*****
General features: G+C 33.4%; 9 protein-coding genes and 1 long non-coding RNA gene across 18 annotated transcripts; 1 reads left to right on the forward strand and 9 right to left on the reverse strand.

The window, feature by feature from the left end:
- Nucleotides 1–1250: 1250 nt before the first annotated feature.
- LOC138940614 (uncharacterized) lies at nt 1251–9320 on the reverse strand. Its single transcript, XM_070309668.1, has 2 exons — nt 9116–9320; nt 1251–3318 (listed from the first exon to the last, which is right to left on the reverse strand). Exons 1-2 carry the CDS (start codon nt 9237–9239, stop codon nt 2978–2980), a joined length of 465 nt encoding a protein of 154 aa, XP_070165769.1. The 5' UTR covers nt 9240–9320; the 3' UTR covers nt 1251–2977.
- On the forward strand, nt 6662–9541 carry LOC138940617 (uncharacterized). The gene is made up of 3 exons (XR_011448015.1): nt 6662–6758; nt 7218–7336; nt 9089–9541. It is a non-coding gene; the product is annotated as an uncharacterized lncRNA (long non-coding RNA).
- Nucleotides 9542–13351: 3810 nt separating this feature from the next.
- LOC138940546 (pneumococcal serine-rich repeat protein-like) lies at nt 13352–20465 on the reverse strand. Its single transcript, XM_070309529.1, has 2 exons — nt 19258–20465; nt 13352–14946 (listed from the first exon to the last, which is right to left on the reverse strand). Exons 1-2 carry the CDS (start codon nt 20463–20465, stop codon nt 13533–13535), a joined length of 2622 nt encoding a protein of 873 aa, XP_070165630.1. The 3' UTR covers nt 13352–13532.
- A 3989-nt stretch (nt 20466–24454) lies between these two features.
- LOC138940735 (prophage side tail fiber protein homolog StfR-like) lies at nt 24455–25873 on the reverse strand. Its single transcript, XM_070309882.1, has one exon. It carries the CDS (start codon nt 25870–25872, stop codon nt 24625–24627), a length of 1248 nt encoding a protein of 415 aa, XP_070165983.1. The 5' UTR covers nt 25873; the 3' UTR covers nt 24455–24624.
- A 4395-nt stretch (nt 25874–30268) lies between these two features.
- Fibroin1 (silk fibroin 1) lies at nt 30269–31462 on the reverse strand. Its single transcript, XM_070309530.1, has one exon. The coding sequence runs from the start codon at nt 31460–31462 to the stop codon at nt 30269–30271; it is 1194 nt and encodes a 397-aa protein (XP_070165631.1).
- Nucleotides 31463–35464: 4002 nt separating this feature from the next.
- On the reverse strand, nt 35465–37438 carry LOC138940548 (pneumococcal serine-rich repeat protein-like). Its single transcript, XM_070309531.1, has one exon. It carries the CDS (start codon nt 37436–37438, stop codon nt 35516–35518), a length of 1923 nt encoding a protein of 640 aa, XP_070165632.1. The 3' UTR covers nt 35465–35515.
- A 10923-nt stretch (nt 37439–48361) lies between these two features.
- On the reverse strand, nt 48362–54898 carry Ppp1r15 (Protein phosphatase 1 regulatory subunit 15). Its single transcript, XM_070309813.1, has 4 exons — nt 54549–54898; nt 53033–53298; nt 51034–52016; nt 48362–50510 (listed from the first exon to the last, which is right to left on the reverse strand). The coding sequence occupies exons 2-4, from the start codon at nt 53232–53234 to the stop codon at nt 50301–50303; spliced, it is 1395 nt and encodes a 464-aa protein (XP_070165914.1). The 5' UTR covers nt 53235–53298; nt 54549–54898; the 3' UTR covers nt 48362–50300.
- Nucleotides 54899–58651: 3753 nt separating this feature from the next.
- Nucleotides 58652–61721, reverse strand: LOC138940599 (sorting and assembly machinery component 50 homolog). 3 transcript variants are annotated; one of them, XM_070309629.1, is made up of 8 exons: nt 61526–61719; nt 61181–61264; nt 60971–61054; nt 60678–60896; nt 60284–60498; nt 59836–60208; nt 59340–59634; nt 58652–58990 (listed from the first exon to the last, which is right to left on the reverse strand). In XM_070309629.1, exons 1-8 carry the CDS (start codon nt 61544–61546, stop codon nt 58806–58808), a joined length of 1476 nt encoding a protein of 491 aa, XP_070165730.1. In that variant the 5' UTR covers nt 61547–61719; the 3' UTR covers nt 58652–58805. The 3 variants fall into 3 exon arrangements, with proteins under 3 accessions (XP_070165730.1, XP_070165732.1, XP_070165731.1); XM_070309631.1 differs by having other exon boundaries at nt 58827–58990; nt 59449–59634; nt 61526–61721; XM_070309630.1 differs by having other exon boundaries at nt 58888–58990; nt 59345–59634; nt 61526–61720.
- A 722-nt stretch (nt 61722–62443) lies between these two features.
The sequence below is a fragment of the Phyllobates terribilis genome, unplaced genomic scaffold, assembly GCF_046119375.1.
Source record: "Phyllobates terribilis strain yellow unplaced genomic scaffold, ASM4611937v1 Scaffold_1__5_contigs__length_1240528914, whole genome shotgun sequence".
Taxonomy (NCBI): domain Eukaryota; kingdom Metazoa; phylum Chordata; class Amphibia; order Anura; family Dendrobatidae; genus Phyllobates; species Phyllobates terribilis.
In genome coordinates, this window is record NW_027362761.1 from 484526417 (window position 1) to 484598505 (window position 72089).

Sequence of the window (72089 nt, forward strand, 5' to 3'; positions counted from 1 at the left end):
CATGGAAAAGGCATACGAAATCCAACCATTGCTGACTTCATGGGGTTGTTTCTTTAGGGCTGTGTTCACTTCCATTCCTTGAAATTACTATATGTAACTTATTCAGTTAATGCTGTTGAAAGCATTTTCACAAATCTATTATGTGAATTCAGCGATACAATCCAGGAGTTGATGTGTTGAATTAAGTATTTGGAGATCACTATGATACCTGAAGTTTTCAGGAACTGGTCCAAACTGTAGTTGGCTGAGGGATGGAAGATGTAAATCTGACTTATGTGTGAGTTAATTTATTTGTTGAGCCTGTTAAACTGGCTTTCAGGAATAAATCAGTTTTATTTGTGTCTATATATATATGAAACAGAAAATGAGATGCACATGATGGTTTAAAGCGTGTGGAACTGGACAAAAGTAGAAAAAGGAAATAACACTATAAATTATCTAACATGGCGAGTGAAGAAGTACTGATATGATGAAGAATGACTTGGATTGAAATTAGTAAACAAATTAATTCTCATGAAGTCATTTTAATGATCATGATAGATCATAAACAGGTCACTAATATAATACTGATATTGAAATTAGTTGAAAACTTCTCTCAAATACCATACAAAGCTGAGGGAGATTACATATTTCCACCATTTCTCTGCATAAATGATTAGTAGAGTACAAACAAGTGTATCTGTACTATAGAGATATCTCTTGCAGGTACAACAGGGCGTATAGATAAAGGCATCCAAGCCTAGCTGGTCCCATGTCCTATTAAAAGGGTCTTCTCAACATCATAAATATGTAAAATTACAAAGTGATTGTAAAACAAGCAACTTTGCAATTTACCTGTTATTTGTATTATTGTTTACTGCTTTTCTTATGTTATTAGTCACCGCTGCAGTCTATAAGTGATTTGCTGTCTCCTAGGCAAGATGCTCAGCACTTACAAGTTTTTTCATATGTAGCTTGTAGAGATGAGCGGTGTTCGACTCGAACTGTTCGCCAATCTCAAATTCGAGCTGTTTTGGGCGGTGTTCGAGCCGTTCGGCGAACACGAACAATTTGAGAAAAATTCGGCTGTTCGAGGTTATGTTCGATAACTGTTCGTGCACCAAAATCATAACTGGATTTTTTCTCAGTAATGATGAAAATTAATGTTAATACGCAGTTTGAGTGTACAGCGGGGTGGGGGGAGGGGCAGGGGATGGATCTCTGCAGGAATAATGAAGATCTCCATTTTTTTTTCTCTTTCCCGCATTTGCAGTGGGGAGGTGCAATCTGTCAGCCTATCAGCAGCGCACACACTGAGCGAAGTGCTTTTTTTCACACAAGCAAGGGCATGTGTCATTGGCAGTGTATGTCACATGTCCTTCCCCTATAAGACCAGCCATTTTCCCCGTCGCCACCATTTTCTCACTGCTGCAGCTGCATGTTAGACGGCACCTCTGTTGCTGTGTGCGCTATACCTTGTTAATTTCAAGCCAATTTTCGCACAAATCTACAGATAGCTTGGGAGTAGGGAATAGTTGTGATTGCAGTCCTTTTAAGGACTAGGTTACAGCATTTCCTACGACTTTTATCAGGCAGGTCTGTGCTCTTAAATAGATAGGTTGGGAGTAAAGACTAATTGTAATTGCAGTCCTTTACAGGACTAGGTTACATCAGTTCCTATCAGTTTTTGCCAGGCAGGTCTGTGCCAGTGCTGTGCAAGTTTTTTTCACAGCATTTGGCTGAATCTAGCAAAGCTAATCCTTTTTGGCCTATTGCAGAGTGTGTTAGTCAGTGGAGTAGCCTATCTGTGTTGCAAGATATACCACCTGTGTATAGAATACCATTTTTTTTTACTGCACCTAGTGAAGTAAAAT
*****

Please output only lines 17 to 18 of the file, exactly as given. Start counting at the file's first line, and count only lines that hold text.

- Nucleotides 58652–61721, reverse strand: LOC138940599 (sorting and assembly machinery component 50 homolog). 3 transcript variants are annotated; one of them, XM_070309629.1, is made up of 8 exons: nt 61526–61719; nt 61181–61264; nt 60971–61054; nt 60678–60896; nt 60284–60498; nt 59836–60208; nt 59340–59634; nt 58652–58990 (listed from the first exon to the last, which is right to left on the reverse strand). In XM_070309629.1, exons 1-8 carry the CDS (start codon nt 61544–61546, stop codon nt 58806–58808), a joined length of 1476 nt encoding a protein of 491 aa, XP_070165730.1. In that variant the 5' UTR covers nt 61547–61719; the 3' UTR covers nt 58652–58805. The 3 variants fall into 3 exon arrangements, with proteins under 3 accessions (XP_070165730.1, XP_070165732.1, XP_070165731.1); XM_070309631.1 differs by having other exon boundaries at nt 58827–58990; nt 59449–59634; nt 61526–61721; XM_070309630.1 differs by having other exon boundaries at nt 58888–58990; nt 59345–59634; nt 61526–61720.
- A 722-nt stretch (nt 61722–62443) lies between these two features.